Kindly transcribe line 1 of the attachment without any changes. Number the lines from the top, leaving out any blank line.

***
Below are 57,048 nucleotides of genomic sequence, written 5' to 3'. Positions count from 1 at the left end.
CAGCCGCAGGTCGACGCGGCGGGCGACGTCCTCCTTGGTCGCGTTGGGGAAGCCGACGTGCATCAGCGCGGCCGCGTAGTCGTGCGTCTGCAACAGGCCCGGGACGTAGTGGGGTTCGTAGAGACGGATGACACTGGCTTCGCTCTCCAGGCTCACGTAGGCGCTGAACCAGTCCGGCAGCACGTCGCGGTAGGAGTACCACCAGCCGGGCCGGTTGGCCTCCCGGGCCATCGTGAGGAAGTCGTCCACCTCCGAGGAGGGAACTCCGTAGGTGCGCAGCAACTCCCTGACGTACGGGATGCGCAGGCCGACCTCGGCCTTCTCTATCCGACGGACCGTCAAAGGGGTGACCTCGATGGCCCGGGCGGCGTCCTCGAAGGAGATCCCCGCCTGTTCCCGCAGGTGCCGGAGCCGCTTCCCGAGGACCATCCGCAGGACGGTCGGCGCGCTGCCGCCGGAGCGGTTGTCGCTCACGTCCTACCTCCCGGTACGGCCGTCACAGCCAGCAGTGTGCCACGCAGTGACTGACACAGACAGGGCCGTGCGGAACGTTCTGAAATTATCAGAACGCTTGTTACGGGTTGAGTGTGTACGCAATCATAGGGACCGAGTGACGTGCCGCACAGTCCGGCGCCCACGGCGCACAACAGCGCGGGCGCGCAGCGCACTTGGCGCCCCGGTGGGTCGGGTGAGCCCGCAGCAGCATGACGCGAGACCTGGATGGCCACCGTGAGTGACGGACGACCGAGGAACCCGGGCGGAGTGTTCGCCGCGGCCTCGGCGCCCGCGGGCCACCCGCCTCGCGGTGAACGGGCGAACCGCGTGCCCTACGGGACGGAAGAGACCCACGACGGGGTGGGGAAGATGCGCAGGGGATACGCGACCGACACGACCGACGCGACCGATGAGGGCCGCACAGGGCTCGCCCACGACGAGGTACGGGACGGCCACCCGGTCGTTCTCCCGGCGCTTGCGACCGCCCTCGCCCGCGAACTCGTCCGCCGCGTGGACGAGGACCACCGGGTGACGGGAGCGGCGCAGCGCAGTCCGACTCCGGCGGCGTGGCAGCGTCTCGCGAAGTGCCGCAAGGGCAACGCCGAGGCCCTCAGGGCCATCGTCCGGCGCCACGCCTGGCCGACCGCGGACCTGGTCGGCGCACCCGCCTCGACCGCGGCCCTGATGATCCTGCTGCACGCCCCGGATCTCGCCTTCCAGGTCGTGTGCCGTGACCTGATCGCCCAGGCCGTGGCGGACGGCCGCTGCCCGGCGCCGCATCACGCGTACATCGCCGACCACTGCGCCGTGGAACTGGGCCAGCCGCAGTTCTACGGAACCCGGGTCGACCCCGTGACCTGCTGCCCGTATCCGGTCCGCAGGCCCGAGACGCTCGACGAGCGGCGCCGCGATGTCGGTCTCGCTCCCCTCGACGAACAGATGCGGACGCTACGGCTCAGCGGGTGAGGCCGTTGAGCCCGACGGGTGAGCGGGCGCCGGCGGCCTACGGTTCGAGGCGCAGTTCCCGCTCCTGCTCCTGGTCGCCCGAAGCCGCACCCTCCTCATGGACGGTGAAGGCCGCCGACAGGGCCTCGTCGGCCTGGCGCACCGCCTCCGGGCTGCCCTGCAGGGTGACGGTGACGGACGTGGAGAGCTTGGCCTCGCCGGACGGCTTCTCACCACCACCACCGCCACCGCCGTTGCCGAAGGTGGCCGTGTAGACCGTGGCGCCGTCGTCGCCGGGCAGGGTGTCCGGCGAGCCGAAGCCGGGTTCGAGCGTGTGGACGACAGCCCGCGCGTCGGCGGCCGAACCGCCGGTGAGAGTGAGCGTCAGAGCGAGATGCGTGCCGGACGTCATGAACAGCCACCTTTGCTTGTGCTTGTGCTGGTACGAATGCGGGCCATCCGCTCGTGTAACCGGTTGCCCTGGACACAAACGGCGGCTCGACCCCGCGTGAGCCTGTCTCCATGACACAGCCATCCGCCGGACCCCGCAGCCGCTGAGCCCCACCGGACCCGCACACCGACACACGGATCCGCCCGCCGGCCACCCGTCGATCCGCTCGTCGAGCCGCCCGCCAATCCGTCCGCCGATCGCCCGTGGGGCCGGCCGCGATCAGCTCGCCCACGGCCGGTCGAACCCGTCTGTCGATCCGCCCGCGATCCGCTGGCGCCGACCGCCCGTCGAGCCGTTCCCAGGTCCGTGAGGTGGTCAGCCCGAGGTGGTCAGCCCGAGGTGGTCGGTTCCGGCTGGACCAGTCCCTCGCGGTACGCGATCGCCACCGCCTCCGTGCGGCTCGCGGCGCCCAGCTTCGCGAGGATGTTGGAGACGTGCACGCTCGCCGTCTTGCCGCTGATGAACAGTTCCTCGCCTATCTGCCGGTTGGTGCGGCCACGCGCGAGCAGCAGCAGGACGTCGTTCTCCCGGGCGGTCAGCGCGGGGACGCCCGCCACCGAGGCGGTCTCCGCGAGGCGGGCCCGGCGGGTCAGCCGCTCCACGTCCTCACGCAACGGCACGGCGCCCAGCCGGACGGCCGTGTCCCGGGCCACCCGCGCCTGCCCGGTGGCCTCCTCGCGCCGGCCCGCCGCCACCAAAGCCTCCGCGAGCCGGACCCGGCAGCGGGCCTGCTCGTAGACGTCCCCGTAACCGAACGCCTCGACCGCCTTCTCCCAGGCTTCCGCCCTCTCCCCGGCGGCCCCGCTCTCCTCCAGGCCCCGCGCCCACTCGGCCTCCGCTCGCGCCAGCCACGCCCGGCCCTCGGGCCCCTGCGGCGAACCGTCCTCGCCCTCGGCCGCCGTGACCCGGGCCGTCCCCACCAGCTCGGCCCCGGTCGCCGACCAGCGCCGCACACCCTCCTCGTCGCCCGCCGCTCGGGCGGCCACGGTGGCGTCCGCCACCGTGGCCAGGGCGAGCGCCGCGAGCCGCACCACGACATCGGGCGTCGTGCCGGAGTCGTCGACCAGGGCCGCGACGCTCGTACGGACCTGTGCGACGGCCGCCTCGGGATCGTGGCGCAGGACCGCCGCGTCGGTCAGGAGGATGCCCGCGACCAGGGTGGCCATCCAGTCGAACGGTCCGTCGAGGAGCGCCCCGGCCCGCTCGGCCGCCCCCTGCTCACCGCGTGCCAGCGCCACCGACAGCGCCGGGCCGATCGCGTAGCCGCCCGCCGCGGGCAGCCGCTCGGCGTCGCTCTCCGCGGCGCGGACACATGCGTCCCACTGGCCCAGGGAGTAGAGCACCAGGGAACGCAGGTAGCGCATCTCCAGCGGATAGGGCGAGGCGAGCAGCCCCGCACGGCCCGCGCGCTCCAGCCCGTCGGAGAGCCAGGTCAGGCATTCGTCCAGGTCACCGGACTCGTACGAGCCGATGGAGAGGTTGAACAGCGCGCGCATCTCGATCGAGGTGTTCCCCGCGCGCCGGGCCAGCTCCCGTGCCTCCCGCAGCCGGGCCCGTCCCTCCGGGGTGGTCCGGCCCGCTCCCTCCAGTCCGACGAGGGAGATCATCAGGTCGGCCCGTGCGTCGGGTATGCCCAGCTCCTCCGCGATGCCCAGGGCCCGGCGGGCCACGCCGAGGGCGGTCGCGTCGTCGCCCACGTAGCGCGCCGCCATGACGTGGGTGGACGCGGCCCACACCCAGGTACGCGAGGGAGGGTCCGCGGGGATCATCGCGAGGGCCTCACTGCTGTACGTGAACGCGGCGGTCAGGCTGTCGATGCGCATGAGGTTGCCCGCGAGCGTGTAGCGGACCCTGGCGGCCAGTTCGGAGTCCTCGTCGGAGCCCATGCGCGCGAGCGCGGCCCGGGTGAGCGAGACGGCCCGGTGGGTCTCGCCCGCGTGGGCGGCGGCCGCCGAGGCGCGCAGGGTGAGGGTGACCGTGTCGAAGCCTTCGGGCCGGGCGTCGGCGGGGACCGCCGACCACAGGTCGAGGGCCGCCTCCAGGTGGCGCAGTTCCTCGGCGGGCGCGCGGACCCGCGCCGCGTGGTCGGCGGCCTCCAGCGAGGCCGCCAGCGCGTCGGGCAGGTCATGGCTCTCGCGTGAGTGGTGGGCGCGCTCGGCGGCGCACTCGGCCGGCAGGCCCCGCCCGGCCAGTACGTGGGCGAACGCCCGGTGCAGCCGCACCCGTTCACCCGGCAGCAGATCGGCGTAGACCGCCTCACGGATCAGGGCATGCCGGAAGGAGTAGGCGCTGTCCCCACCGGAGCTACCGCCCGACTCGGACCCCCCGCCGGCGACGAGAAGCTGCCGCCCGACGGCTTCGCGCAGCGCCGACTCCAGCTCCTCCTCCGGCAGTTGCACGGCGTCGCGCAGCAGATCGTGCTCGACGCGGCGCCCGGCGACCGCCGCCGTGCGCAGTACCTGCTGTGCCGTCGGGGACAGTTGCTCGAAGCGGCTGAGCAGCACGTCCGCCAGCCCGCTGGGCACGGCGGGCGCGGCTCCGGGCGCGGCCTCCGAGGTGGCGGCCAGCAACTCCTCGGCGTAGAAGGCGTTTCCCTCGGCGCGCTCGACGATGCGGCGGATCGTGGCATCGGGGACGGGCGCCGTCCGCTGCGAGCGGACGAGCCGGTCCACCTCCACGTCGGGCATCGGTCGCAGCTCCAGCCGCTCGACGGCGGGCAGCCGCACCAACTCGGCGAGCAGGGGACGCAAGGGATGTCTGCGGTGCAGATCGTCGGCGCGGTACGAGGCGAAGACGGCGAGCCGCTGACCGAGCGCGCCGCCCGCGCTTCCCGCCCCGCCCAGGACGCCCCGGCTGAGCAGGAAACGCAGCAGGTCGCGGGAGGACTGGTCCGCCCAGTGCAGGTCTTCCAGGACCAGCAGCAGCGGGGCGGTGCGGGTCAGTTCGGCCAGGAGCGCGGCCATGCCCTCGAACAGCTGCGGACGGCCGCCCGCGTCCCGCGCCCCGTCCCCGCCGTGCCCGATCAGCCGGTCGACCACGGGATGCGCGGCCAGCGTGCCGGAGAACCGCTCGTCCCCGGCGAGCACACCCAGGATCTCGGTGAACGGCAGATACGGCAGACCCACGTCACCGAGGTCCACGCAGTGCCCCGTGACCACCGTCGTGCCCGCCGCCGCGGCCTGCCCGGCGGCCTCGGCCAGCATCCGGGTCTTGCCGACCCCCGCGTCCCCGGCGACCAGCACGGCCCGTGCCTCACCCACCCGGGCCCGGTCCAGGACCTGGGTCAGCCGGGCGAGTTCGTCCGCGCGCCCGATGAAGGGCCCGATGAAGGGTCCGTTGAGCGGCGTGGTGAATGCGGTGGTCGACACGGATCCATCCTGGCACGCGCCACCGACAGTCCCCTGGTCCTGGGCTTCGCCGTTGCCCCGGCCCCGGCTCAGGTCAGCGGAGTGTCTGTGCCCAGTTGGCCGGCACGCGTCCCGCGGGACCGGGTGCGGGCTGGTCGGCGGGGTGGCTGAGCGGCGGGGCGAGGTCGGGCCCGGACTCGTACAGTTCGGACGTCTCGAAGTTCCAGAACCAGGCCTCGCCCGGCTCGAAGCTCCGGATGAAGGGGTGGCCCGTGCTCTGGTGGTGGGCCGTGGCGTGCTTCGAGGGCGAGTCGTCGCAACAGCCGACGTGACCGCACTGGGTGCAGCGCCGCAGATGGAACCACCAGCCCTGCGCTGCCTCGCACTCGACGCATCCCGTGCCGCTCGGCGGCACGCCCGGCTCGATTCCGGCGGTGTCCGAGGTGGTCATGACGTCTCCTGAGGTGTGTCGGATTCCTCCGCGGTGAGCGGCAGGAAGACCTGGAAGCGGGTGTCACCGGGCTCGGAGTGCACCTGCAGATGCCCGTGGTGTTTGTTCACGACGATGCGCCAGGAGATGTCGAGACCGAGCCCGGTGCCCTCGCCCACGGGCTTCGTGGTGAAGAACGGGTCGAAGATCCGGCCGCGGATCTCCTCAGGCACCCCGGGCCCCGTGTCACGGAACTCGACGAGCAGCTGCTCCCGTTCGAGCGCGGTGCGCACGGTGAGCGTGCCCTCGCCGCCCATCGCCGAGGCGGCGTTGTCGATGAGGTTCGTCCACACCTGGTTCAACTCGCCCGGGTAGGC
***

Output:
Below are 57,048 nucleotides of genomic sequence, written 5' to 3'. Positions count from 1 at the left end.